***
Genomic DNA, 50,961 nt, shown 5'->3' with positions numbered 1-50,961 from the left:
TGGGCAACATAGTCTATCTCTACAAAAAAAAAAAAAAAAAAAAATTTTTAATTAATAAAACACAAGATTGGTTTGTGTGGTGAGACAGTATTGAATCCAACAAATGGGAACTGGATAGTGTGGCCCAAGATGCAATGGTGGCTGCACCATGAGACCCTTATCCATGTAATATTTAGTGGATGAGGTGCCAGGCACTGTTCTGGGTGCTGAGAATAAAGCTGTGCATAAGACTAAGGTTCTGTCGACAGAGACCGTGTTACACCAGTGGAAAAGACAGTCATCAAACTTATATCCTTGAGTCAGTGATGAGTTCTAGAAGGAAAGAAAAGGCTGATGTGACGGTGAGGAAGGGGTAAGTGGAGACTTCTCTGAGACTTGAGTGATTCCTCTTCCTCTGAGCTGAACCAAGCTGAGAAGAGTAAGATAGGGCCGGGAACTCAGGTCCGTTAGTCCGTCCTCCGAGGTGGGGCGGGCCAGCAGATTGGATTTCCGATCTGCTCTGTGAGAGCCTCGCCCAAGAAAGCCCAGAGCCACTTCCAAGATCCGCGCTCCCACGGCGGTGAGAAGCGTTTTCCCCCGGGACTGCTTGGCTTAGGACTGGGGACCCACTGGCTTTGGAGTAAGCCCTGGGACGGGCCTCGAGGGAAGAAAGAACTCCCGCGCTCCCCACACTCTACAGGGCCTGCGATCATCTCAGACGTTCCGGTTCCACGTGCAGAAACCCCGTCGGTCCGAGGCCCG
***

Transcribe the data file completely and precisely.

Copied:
Genomic DNA, 50,961 nt, shown 5'->3' with positions numbered 1-50,961 from the left:
TGGGCAACATAGTCTATCTCTACAAAAAAAAAAAAAAAAAAAAATTTTTAATTAATAAAACACAAGATTGGTTTGTGTGGTGAGACAGTATTGAATCCAACAAATGGGAACTGGATAGTGTGGCCCAAGATGCAATGGTGGCTGCACCATGAGACCCTTATCCATGTAATATTTAGTGGATGAGGTGCCAGGCACTGTTCTGGGTGCTGAGAATAAAGCTGTGCATAAGACTAAGGTTCTGTCGACAGAGACCGTGTTACACCAGTGGAAAAGACAGTCATCAAACTTATATCCTTGAGTCAGTGATGAGTTCTAGAAGGAAAGAAAAGGCTGATGTGACGGTGAGGAAGGGGTAAGTGGAGACTTCTCTGAGACTTGAGTGATTCCTCTTCCTCTGAGCTGAACCAAGCTGAGAAGAGTAAGATAGGGCCGGGAACTCAGGTCCGTTAGTCCGTCCTCCGAGGTGGGGCGGGCCAGCAGATTGGATTTCCGATCTGCTCTGTGAGAGCCTCGCCCAAGAAAGCCCAGAGCCACTTCCAAGATCCGCGCTCCCACGGCGGTGAGAAGCGTTTTCCCCCGGGACTGCTTGGCTTAGGACTGGGGACCCACTGGCTTTGGAGTAAGCCCTGGGACGGGCCTCGAGGGAAGAAAGAACTCCCGCGCTCCCCACACTCTACAGGGCCTGCGATCATCTCAGACGTTCCGGTTCCACGTGCAGAAACCCCGTCGGTCCGAGGCCCG